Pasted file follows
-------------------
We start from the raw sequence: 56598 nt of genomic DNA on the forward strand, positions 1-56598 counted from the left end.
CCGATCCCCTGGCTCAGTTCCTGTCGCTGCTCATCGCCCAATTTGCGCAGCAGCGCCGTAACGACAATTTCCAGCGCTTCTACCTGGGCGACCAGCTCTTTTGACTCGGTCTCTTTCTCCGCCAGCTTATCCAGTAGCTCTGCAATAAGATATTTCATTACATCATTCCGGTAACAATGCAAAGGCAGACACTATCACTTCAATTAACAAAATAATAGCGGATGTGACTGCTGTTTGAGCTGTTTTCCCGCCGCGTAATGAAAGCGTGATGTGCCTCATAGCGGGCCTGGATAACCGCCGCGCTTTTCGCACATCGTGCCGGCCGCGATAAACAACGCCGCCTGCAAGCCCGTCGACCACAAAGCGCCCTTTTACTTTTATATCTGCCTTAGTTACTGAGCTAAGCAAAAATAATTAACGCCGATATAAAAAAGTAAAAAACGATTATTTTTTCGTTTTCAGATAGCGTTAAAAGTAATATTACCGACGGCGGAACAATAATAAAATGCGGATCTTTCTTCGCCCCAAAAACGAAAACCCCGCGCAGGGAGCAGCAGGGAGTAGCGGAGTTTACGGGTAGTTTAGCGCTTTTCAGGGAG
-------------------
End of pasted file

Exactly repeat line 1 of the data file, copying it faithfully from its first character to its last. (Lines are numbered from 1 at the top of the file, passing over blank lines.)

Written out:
We start from the raw sequence: 56598 nt of genomic DNA on the forward strand, positions 1-56598 counted from the left end.